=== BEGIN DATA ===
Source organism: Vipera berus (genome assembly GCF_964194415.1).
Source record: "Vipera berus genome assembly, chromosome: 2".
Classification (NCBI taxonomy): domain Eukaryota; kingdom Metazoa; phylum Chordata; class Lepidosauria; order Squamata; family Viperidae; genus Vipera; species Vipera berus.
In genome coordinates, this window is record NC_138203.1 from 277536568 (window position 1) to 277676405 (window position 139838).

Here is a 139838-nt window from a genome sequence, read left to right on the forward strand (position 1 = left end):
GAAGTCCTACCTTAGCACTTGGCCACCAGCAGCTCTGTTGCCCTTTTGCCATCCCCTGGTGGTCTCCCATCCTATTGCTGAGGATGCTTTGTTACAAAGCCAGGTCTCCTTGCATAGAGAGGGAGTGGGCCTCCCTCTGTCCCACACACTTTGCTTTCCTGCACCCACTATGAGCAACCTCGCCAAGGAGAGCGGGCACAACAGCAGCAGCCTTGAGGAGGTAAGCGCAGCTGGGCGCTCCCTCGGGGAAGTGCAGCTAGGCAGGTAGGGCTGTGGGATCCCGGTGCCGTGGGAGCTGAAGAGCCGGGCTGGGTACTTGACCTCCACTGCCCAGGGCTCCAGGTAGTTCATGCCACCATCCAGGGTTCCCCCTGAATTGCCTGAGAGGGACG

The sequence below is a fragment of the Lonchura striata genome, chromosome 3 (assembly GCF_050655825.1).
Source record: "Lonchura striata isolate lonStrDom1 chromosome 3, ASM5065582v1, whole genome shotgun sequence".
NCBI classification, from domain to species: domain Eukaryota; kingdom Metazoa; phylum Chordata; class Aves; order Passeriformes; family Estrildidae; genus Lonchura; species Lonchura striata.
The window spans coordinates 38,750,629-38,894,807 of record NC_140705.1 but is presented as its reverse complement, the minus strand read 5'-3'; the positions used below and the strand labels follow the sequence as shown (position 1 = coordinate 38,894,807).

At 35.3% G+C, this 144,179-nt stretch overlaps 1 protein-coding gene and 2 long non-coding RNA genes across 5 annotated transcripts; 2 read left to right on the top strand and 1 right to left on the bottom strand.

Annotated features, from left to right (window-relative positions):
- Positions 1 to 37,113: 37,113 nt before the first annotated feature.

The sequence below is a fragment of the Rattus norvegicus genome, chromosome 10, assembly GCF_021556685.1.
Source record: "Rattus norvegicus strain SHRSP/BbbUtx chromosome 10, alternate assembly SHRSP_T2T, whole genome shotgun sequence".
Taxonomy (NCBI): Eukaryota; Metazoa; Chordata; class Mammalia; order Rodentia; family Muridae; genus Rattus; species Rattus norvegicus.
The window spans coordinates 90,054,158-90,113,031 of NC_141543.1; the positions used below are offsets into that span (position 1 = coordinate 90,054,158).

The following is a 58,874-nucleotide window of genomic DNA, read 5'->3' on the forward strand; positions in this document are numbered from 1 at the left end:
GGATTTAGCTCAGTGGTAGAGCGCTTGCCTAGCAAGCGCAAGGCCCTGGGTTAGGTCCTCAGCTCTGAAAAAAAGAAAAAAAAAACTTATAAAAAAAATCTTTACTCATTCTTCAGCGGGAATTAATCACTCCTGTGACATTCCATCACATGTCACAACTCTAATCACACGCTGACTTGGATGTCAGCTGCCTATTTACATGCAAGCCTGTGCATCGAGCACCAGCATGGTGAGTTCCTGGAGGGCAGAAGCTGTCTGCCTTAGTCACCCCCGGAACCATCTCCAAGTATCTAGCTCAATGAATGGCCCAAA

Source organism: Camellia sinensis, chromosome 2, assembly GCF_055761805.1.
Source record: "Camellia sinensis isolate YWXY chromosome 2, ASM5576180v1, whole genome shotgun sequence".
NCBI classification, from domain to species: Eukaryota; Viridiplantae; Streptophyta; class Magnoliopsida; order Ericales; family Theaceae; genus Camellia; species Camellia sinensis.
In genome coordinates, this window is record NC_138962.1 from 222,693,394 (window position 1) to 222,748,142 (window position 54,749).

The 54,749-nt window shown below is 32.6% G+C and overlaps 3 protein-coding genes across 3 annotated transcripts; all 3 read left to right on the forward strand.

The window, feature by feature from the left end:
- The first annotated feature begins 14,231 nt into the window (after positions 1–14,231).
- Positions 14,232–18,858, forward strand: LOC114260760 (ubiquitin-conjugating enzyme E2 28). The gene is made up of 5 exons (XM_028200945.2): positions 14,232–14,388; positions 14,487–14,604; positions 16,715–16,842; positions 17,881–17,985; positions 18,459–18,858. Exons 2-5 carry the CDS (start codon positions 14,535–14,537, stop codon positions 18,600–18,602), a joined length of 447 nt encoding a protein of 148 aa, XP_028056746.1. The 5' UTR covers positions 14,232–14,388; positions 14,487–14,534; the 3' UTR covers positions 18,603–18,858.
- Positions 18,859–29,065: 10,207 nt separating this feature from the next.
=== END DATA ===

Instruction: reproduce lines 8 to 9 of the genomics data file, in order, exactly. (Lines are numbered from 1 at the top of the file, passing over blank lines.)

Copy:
Source record: "Lonchura striata isolate lonStrDom1 chromosome 3, ASM5065582v1, whole genome shotgun sequence".
NCBI classification, from domain to species: domain Eukaryota; kingdom Metazoa; phylum Chordata; class Aves; order Passeriformes; family Estrildidae; genus Lonchura; species Lonchura striata.